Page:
By Kien Lee
Las Vegas Sands announced late yesterday (Singapore time) that it has reached an agreement with the Singapore government for a bold expansion plan of Marina Bay Sands in Singapore.
This company revealed it will quickly begin work on the new project. Located immediately adjacent to the existing Marina Bay Sands Integrated Resort (IR), the key elements of the development will be a state-of-the-art 15,000-seat arena, a luxury hotel tower and additional MICE (Meeting, Incentive, Convention, and Exhibition) space.
According to an article by CNA, Singapore's Trade and Industry Minister Chan Chun Sing revealed the arrangement will see both Marina Bay Sands and Resorts World Sentosa retain their exclusivity as the only two integrated resorts in Singapore, following the expiry of said exclusivity period in 2017, extended to end-2030. In return for being the only two casinos in the country, Marina Bay Sands and Resorts World Sentosa will invest around S$9 billion to expand and refresh their non-gaming components.
The article also reveals that the Singapore Government has given both casinos additional gaming provisions, with Marina Bay Sands and Resorts World Sentosa each currently possessing 15,000 square metres of approved gaming area, with an option now to add 2,000 square metres and 500 square metres, respectively. The two casinos currently operate 2,500 gambling machines, and they also have the option now to increase their totals by 1,000 and 850, respectively.
Since opening in 2010, Marina Bay Sands has attracted more than 330 million visitors. The property has brought over 700 new MICE events to Singapore since opening and hosted 3,680 events at the Sands Expo and Convention Centre in 2018 alone.
The new 15,000-seat arena will play a key role in bringing new and repeat visitors to Singapore. With leading design and cutting edge technology, the venue will attract top entertainers from Asia and around the world. Its state-of-the-art production capability will appeal to performers who might not have previously included Southeast Asia on their tours.
The additional hotel tower will feature approximately 1,000 all-suite rooms, with its own sky roof with a swimming pool that will rival the existing SkyPark atop Marina Bay Sands. In the plans are also a dramatic atrium and terraces along with exciting food and beverage offerings and a combination of meeting rooms, ballrooms and exhibition halls.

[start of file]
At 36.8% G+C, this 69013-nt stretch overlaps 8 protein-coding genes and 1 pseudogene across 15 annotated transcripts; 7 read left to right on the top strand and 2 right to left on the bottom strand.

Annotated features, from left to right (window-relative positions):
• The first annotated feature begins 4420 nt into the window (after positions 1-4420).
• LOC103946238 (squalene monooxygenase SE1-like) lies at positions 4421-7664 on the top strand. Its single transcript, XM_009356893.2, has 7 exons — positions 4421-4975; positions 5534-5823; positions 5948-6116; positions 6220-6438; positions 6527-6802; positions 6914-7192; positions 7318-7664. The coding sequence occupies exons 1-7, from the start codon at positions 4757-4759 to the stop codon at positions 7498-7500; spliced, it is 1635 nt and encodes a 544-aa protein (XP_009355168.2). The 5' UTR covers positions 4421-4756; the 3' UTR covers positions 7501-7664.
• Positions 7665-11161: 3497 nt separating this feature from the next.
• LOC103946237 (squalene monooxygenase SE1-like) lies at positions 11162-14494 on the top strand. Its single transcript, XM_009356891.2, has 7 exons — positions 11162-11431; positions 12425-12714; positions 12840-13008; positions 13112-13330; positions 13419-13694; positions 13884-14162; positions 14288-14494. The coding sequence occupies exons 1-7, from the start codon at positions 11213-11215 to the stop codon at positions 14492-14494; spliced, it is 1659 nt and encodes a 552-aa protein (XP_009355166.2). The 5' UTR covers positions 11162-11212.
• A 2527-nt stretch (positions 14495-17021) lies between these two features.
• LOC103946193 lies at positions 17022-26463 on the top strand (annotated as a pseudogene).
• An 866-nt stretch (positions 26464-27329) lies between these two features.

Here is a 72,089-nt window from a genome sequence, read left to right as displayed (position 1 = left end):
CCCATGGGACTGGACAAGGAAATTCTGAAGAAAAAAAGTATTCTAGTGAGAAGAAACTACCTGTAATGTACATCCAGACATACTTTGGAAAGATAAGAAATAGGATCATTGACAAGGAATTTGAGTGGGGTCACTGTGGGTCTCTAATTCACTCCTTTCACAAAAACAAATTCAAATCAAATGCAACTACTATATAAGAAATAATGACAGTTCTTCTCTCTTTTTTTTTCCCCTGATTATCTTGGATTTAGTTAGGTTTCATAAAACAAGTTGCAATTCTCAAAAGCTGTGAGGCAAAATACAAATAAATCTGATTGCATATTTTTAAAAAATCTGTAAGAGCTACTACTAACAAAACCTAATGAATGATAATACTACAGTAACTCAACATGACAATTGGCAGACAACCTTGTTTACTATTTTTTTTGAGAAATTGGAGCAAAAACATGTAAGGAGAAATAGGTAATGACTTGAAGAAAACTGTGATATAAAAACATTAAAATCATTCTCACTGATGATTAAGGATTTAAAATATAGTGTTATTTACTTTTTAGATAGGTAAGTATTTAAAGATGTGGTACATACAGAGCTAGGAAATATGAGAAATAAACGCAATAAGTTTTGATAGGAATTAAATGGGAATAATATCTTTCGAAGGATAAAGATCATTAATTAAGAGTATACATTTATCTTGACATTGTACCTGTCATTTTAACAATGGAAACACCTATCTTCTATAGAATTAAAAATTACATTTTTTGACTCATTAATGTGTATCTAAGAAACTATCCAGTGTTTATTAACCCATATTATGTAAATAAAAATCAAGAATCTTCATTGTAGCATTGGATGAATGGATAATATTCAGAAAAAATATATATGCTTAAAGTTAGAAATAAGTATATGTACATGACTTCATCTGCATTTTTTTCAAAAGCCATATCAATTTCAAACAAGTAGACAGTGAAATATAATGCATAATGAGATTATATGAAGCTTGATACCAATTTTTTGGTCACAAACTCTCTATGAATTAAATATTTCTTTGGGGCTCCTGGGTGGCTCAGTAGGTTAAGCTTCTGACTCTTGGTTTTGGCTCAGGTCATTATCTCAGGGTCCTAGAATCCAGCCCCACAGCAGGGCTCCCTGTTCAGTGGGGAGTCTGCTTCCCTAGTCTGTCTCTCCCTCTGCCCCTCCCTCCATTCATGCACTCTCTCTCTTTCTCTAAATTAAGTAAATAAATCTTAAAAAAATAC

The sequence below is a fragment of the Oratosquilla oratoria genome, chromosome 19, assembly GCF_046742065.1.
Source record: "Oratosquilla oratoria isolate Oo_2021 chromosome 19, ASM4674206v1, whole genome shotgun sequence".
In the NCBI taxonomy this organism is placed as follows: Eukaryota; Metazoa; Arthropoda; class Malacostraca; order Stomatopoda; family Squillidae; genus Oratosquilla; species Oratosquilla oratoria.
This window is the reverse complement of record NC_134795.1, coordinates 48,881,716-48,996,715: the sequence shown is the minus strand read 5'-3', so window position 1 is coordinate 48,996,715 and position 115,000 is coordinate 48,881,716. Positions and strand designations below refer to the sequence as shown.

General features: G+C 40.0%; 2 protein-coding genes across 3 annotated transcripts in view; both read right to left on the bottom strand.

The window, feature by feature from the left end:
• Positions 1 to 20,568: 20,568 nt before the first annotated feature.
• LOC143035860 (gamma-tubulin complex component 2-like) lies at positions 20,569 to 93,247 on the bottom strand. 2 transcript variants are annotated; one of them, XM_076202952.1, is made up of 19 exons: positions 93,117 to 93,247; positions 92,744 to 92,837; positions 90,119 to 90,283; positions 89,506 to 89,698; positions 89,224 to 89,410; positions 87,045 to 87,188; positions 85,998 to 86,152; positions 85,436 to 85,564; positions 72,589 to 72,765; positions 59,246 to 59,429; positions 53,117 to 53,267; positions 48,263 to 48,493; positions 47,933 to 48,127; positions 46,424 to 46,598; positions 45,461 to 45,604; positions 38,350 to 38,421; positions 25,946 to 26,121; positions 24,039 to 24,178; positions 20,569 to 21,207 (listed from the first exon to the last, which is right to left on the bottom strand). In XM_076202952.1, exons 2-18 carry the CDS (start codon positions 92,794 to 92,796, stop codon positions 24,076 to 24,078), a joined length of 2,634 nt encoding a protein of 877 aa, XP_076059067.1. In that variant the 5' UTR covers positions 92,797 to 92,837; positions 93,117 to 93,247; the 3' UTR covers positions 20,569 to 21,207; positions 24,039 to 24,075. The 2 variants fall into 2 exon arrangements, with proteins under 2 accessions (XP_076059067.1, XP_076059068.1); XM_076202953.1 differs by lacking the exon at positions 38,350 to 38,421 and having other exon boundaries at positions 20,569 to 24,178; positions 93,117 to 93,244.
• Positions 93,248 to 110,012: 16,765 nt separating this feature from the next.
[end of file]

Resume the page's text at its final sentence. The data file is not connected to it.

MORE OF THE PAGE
Moshe Safdie who designed the original property, Aedas and Gensler will join the team responsible for the design elements of the building.
The current total projected budget for the expansion is approximately $3.3 billion (S$4.5 billion) and a timeline for its completion is not yet available.
Jobs for Singaporeans
On the jobs front, Minister Chan also revealed that the two integrated resorts together employ more than 20,000 workers, with 65 per cent of those being Singaporeans. Of the 5,000 new jobs that will be created with the expansion plans of the two integrated resorts, roughly the same proportion will be expected to be filled by Singaporeans in areas including marketing, attractions, event operations and hospitality.
Increased Levy for Locals in Effect
At the same time, the government has also announced an increase in levies by 50 percent for Singaporeans and Singapore permanent residents (PRs) who wish to enter the casinos, effective from Thursday 4 April 2019. This is a move by the government to maintain its stance on keeping problem gambling under control. The 24 hour "daily" levy for Singaporeans and PRs will increase to S$150 from S$100 previously, while the annual levy will rise to S$3,000 from S$2,000.
Increase in Taxes on Gaming Revenues
According to CNA, taxes on gaming revenues will also be increased after the current moratorium expires in February 2022. Currently, the gross gaming revenue is taxed at 5 per cent for premium gaming and 15 per cent for mass gaming. The new 10-year moratorium will see a tiered tax structure with rates between 18 per cent and 22 per cent for mass gaming, and from 8 per cent to 12 per cent for premium gaming.
If the integrated resorts do not meet the abovementioned investment commitments, then the maximum flat tax rate of 22 per cent for mass gaming revenues revenue, and 12 per cent on premium gaming revenue, will kick in.